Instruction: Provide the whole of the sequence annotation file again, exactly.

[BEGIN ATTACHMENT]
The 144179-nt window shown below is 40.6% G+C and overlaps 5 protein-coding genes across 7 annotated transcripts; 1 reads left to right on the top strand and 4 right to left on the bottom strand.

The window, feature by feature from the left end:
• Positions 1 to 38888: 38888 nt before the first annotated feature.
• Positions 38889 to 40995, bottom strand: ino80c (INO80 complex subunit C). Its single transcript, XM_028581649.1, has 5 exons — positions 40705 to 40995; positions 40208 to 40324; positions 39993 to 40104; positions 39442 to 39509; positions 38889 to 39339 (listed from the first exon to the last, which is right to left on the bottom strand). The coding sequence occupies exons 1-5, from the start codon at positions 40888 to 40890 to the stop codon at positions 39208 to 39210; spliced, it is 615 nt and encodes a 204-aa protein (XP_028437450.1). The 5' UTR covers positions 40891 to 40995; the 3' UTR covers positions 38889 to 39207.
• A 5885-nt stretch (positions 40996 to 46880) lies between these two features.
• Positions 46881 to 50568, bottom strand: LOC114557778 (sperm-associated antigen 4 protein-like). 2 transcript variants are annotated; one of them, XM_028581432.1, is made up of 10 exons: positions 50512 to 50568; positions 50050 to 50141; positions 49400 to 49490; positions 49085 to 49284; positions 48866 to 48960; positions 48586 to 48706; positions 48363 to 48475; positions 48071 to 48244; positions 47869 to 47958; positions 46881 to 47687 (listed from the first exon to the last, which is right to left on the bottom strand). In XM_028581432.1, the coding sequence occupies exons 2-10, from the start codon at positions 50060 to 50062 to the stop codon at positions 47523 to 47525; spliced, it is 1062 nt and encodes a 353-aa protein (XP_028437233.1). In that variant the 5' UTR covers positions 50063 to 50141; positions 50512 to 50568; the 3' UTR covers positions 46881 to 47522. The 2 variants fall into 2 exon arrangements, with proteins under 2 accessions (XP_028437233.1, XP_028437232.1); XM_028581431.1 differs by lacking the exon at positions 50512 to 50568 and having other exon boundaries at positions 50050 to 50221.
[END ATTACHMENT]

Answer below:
The 144179-nt window shown below is 40.6% G+C and overlaps 5 protein-coding genes across 7 annotated transcripts; 1 reads left to right on the top strand and 4 right to left on the bottom strand.

The window, feature by feature from the left end:
• Positions 1 to 38888: 38888 nt before the first annotated feature.
• Positions 38889 to 40995, bottom strand: ino80c (INO80 complex subunit C). Its single transcript, XM_028581649.1, has 5 exons — positions 40705 to 40995; positions 40208 to 40324; positions 39993 to 40104; positions 39442 to 39509; positions 38889 to 39339 (listed from the first exon to the last, which is right to left on the bottom strand). The coding sequence occupies exons 1-5, from the start codon at positions 40888 to 40890 to the stop codon at positions 39208 to 39210; spliced, it is 615 nt and encodes a 204-aa protein (XP_028437450.1). The 5' UTR covers positions 40891 to 40995; the 3' UTR covers positions 38889 to 39207.
• A 5885-nt stretch (positions 40996 to 46880) lies between these two features.
• Positions 46881 to 50568, bottom strand: LOC114557778 (sperm-associated antigen 4 protein-like). 2 transcript variants are annotated; one of them, XM_028581432.1, is made up of 10 exons: positions 50512 to 50568; positions 50050 to 50141; positions 49400 to 49490; positions 49085 to 49284; positions 48866 to 48960; positions 48586 to 48706; positions 48363 to 48475; positions 48071 to 48244; positions 47869 to 47958; positions 46881 to 47687 (listed from the first exon to the last, which is right to left on the bottom strand). In XM_028581432.1, the coding sequence occupies exons 2-10, from the start codon at positions 50060 to 50062 to the stop codon at positions 47523 to 47525; spliced, it is 1062 nt and encodes a 353-aa protein (XP_028437233.1). In that variant the 5' UTR covers positions 50063 to 50141; positions 50512 to 50568; the 3' UTR covers positions 46881 to 47522. The 2 variants fall into 2 exon arrangements, with proteins under 2 accessions (XP_028437233.1, XP_028437232.1); XM_028581431.1 differs by lacking the exon at positions 50512 to 50568 and having other exon boundaries at positions 50050 to 50221.